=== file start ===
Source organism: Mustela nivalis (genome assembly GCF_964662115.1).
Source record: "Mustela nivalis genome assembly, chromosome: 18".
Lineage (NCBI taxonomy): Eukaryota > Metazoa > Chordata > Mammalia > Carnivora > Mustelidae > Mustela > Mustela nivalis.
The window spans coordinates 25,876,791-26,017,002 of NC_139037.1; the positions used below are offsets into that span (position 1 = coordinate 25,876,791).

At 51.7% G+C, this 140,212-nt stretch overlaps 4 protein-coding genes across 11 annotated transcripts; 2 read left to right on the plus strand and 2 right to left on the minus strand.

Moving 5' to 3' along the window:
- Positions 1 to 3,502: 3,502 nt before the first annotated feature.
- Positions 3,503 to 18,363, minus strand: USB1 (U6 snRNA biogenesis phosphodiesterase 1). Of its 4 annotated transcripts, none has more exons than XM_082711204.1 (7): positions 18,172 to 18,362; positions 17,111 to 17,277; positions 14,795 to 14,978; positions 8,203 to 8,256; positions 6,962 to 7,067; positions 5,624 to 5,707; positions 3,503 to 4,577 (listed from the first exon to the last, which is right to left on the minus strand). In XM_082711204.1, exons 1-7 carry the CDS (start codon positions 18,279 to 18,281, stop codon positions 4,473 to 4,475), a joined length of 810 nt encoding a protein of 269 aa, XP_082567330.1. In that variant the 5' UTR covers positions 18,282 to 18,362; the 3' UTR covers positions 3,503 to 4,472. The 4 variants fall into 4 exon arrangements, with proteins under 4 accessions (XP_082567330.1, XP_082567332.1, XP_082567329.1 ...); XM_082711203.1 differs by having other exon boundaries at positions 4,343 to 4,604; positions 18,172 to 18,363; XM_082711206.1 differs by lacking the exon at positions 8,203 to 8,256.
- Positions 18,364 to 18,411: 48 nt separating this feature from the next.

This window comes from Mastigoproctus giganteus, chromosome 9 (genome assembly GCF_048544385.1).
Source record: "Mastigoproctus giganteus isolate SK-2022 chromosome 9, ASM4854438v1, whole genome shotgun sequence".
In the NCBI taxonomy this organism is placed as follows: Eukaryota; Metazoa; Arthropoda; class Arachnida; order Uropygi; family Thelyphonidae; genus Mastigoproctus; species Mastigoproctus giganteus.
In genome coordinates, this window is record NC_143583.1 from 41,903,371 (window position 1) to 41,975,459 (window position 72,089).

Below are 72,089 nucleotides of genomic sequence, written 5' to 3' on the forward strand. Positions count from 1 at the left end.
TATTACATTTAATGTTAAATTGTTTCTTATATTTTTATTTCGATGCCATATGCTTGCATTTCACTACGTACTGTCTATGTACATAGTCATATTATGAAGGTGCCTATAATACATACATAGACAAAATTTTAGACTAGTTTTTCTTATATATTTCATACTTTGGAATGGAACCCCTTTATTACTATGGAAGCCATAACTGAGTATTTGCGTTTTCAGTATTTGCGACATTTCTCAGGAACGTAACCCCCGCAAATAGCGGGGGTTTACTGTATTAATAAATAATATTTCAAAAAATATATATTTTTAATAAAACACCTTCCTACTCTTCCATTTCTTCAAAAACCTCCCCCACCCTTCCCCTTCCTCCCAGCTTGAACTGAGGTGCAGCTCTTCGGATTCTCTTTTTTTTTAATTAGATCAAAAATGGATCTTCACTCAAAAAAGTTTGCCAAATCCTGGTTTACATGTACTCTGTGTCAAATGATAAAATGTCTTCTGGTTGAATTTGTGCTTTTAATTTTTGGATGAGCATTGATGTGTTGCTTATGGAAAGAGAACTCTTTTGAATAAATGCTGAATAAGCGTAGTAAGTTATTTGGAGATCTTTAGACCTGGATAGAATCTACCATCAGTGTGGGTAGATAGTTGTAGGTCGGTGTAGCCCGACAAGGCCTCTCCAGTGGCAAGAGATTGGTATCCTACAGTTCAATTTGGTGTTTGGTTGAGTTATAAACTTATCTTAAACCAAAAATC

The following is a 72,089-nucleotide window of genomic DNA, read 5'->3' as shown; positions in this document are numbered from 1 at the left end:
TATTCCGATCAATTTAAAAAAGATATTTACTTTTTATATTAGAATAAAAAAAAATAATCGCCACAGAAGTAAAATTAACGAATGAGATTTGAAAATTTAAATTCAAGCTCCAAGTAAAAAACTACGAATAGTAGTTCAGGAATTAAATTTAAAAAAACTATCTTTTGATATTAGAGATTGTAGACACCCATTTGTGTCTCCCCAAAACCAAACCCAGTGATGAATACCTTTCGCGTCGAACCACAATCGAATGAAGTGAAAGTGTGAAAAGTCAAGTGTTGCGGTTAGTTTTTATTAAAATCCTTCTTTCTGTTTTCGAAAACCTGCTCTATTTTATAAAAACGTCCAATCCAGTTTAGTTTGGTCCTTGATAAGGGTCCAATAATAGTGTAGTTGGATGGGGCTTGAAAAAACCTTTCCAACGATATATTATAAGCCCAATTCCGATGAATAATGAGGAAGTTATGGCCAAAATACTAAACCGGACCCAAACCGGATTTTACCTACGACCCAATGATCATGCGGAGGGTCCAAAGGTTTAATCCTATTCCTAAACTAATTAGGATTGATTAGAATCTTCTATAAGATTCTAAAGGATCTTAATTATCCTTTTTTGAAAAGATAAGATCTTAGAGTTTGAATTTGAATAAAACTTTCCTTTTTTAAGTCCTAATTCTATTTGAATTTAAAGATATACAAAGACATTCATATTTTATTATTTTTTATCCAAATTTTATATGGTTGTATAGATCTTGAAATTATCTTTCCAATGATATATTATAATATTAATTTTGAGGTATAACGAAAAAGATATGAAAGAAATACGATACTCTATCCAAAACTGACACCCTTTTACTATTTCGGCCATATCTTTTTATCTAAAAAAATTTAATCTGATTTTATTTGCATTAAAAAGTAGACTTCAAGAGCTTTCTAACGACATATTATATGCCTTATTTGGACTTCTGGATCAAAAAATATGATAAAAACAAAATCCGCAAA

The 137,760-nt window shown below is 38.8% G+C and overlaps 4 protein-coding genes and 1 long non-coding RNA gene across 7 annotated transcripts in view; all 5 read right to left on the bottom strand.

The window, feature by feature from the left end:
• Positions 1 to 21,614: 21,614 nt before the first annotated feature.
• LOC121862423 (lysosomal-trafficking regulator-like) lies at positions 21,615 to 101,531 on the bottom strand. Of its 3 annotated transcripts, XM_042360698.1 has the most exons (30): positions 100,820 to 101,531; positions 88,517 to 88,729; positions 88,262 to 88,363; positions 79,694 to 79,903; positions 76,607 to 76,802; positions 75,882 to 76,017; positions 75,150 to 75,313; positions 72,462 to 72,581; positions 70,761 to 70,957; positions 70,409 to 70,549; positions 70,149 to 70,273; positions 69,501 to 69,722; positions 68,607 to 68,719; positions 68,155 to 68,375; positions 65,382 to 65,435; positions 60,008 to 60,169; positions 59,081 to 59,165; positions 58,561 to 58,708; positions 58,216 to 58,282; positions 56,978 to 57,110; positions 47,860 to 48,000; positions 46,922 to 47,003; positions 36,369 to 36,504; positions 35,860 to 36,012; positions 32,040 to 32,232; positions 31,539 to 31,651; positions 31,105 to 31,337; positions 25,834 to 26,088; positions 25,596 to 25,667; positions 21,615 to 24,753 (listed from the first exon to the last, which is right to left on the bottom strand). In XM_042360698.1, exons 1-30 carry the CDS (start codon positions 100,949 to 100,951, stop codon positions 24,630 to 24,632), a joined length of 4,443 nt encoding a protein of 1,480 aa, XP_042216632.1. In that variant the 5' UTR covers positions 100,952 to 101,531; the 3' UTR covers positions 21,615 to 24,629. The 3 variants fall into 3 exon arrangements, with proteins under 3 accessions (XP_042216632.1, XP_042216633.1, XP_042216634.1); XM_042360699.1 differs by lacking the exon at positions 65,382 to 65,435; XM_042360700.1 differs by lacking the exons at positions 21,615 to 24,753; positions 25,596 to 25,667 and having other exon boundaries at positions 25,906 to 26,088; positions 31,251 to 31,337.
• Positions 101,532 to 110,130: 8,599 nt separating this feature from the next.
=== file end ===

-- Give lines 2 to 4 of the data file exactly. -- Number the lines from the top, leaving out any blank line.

Source record: "Mustela nivalis genome assembly, chromosome: 18".
Lineage (NCBI taxonomy): Eukaryota > Metazoa > Chordata > Mammalia > Carnivora > Mustelidae > Mustela > Mustela nivalis.
The window spans coordinates 25,876,791-26,017,002 of NC_139037.1; the positions used below are offsets into that span (position 1 = coordinate 25,876,791).